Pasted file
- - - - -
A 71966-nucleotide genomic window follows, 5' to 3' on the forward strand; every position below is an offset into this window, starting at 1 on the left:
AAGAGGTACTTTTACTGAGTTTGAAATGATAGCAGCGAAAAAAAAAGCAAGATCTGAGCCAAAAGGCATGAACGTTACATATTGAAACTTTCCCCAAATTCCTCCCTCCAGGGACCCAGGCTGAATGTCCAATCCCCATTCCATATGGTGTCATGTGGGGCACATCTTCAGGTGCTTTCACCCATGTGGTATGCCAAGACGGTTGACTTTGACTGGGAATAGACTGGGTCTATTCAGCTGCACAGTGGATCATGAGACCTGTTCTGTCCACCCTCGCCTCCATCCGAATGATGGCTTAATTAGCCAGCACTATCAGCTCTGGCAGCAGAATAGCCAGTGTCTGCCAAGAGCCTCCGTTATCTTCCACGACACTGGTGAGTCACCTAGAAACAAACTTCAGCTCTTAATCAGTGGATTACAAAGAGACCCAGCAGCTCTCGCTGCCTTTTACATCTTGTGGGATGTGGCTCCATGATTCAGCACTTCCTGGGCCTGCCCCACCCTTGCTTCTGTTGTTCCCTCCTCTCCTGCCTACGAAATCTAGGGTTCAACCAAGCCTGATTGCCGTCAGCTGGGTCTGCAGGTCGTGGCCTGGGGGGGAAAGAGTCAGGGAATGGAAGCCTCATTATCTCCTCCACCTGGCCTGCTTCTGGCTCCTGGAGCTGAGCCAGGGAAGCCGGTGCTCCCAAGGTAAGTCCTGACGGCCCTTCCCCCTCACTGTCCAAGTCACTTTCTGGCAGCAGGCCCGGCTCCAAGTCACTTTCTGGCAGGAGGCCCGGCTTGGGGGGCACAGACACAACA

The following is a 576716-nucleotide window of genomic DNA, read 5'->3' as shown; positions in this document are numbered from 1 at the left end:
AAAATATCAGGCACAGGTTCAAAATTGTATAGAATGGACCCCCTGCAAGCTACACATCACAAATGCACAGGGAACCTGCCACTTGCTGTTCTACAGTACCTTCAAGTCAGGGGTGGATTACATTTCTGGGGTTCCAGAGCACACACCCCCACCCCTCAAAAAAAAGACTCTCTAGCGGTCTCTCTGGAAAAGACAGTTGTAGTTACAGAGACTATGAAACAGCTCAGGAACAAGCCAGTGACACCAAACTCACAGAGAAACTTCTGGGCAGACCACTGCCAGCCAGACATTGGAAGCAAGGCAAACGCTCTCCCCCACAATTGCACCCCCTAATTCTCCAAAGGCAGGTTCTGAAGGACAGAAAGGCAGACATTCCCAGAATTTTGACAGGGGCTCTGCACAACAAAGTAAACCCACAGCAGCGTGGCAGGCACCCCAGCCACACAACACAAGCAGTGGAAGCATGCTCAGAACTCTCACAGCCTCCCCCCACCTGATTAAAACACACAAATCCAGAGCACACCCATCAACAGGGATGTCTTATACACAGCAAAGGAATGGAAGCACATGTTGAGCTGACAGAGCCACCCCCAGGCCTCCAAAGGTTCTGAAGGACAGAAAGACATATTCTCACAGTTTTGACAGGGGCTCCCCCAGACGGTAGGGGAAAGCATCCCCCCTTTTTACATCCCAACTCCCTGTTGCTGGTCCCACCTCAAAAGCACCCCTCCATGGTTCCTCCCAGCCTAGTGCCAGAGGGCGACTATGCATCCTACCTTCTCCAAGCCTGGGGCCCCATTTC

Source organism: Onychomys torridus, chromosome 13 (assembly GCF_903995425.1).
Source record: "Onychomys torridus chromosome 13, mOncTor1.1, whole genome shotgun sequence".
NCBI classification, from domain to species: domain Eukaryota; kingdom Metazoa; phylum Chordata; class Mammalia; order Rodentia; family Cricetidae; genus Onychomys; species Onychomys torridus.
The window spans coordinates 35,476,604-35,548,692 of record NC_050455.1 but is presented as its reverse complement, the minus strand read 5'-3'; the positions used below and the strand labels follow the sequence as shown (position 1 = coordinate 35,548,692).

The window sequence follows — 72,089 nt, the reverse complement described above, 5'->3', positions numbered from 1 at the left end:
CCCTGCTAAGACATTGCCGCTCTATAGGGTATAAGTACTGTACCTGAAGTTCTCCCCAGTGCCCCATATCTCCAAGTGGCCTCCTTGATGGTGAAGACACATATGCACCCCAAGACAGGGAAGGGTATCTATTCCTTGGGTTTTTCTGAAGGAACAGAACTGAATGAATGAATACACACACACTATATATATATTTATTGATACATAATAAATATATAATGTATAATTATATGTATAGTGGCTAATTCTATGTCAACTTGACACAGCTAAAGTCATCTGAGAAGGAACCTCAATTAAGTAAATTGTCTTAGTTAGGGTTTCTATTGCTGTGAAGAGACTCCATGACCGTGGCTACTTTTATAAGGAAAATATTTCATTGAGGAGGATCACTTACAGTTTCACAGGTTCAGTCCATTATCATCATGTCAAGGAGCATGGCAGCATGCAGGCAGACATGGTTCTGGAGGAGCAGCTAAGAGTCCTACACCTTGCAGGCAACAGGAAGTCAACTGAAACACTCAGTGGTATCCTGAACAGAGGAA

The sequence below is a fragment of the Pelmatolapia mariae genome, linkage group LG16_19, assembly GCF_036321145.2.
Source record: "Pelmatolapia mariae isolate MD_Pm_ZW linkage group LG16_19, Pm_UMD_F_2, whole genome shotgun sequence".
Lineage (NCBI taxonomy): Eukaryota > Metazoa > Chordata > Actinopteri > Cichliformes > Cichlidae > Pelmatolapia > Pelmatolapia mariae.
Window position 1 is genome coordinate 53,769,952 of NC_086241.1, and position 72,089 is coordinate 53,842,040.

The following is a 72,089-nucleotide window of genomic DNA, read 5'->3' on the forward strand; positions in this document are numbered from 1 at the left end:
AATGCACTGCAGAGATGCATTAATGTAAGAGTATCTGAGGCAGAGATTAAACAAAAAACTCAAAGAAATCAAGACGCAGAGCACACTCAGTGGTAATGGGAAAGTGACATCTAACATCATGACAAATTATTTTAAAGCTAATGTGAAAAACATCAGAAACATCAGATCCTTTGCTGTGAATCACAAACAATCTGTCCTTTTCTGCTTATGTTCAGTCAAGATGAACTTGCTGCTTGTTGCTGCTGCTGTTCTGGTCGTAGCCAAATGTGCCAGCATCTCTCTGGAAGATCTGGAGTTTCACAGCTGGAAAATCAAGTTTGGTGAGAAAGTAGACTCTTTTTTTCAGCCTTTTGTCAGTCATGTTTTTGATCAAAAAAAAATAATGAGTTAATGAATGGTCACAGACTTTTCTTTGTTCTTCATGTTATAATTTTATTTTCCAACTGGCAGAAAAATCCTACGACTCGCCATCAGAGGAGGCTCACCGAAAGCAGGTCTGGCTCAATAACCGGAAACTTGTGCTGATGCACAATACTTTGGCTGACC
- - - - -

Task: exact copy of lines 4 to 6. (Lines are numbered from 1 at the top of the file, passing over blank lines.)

AAAATATCAGGCACAGGTTCAAAATTGTATAGAATGGACCCCCTGCAAGCTACACATCACAAATGCACAGGGAACCTGCCACTTGCTGTTCTACAGTACCTTCAAGTCAGGGGTGGATTACATTTCTGGGGTTCCAGAGCACACACCCCCACCCCTCAAAAAAAAGACTCTCTAGCGGTCTCTCTGGAAAAGACAGTTGTAGTTACAGAGACTATGAAACAGCTCAGGAACAAGCCAGTGACACCAAACTCACAGAGAAACTTCTGGGCAGACCACTGCCAGCCAGACATTGGAAGCAAGGCAAACGCTCTCCCCCACAATTGCACCCCCTAATTCTCCAAAGGCAGGTTCTGAAGGACAGAAAGGCAGACATTCCCAGAATTTTGACAGGGGCTCTGCACAACAAAGTAAACCCACAGCAGCGTGGCAGGCACCCCAGCCACACAACACAAGCAGTGGAAGCATGCTCAGAACTCTCACAGCCTCCCCCCACCTGATTAAAACACACAAATCCAGAGCACACCCATCAACAGGGATGTCTTATACACAGCAAAGGAATGGAAGCACATGTTGAGCTGACAGAGCCACCCCCAGGCCTCCAAAGGTTCTGAAGGACAGAAAGACATATTCTCACAGTTTTGACAGGGGCTCCCCCAGACGGTAGGGGAAAGCATCCCCCCTTTTTACATCCCAACTCCCTGTTGCTGGTCCCACCTCAAAAGCACCCCTCCATGGTTCCTCCCAGCCTAGTGCCAGAGGGCGACTATGCATCCTACCTTCTCCAAGCCTGGGGCCCCATTTC

Source organism: Onychomys torridus, chromosome 13 (assembly GCF_903995425.1).
Source record: "Onychomys torridus chromosome 13, mOncTor1.1, whole genome shotgun sequence".